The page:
Take the 2-minute tour ×
Stack Overflow is a question and answer site for professional and enthusiast programmers. It's 100% free, no registration required.

Take the following snippet:

 1  #include <stdio.h>
 2  #include <stdlib.h>
 3  int foo(char [6]);
 5  int main(void) {
 6          char* bar="hello";
 7          return foo(bar);
 8  }
10  int foo(char f[6]) {
11          return EXIT_SUCCESS;
12  }

What is the right technical term for "char [6]" on line 3? I call it "type and size specifier" which merely describes what its used for by the compiler.

The entire line 3 I use to call "call stack signature of the function" or simply "function signature". "function declaration" or "function prototype" would also be correct, as opposed to "function implementation".

Note: You don't need to explain me everything about call stacks, frames, calling conventions et. al. I'm only looking for the right terminology there. NOT the entire line 3, only how to call one single specifier, like "char [6]".

share|improve this question
What do you mean by technical term? It depends on the context. Line 3 to me (when I write a C program) is a declaration, and more specifically a function declaration, it could also be called a function prototype. In the eyes of a text editor this is line 3 with text :) I'm guessing you mean in the eyes of the compiler? –  Skurmedel Feb 23 '10 at 12:42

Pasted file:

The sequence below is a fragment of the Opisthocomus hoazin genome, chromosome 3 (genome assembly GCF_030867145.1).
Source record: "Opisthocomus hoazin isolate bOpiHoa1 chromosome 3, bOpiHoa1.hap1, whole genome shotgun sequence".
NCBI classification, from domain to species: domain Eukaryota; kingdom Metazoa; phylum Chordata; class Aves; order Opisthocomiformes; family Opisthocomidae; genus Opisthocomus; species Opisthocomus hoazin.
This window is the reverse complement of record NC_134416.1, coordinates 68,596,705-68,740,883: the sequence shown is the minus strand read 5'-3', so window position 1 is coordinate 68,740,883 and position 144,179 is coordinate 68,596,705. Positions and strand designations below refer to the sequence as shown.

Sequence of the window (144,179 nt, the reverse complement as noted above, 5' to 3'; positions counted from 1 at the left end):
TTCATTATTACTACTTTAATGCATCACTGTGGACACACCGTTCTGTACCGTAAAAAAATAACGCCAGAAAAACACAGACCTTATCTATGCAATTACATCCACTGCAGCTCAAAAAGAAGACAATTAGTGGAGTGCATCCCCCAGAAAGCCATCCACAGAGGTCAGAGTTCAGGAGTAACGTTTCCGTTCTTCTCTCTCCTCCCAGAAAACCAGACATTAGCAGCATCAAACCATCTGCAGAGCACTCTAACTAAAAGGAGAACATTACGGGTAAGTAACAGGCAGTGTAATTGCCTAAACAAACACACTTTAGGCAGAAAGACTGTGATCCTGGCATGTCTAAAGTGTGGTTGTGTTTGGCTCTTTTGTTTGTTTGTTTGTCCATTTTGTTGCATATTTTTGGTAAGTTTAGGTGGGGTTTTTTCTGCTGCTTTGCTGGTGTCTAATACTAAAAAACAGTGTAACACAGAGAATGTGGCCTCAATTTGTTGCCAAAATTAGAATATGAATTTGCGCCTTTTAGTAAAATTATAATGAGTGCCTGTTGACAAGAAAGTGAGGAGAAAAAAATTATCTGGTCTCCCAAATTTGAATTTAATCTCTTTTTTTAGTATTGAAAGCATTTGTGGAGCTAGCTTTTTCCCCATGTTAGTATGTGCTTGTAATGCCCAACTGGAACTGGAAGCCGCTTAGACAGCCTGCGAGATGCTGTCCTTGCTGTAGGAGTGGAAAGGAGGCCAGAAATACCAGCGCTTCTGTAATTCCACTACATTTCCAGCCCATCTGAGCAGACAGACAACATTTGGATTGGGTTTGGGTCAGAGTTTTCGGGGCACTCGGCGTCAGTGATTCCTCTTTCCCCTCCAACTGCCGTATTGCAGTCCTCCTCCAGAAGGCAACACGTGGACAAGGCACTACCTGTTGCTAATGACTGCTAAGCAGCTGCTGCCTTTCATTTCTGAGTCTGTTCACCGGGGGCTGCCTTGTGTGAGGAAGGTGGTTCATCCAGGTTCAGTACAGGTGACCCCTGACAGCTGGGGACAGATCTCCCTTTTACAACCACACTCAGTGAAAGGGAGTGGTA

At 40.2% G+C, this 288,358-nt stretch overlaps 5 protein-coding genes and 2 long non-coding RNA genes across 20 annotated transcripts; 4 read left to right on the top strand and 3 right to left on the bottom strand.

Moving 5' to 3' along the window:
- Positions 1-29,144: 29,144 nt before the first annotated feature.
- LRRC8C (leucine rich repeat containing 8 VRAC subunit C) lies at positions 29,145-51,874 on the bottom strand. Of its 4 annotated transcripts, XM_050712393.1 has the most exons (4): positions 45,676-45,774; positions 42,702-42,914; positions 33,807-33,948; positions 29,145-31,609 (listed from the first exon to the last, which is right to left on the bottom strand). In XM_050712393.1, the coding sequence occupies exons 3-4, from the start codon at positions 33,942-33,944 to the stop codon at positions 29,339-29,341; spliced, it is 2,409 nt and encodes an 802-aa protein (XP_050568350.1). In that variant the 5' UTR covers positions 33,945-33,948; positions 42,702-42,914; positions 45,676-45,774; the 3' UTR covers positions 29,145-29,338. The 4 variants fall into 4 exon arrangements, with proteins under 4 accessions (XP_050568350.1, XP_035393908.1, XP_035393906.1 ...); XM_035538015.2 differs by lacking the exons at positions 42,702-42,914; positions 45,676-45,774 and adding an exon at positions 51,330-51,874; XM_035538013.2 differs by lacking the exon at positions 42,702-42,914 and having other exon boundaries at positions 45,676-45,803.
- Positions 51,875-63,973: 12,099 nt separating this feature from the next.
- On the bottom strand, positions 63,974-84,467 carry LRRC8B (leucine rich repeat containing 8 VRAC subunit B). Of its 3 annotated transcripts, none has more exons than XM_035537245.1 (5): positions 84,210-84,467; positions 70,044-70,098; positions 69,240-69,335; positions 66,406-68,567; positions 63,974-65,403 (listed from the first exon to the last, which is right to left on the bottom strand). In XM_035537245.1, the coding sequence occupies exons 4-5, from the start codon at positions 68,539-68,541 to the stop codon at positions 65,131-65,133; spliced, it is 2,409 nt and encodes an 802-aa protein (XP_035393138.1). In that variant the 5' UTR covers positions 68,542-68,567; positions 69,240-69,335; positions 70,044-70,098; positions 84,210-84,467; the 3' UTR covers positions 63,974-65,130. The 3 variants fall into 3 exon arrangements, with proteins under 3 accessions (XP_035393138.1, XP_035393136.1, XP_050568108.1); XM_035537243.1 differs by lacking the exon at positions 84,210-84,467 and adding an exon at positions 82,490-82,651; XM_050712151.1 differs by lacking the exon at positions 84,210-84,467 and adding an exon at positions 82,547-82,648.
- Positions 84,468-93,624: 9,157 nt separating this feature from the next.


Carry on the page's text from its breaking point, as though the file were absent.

Yes, in the eyes of the compiler, as the question is also tagged "compiler-theory" :) Say you're working on a C compiler in an academic manner and want to name the AST nodes correctly. –  Flavius Feb 23 '10 at 12:47

2 Answers 2

up vote 3 down vote accepted

In the C standard (ISO 9899:1999), this is a parameter type specifier and, if there is no identifier in that specifier, the parameter is said to be unnamed.

Any notion of "size" is part of the type (an array type with unknown size is said to be incomplete). Note that here, the [6] construction does not define an array type but a pointer type (top-level array declarators within parameter lists are automatically converted to pointer declarators, and the putative array size is ignored).

share|improve this answer
Exactly the type of answer I was looking for. I'll try to chew it from all perspectives and eventually accept it. Thanks! –  Flavius Feb 23 '10 at 13:00

In the C grammar, the char [6] on line 3 is a parameter-type-list, consisting of a single parameter-list, which consists of a single parameter-declaration.

That parameter-declaration is made up of a declaration-specifier (char), and an abstract-declarator ([6]).

share|improve this answer
Wow this is also a very nice explanation (and Thomas' one). I don't know which one to accept. I'd take them both! –  Flavius Feb 23 '10 at 13:02
Question though: Is this grammar specified in the ISO standard or any other standard or did you use a compiler's parser.y as a reference? If the latter, which one? –  Flavius Feb 23 '10 at 13:05
It's specified in Annex A of the standard. The latest online draft of the C99 standard can be found at open-std.org/JTC1/SC22/WG14/www/docs/n1336.pdf. –  John Bode Feb 23 '10 at 15:01

Your Answer


By posting your answer, you agree to the privacy policy and terms of service.

Not the answer you're looking for? Browse other questions tagged or ask your own question.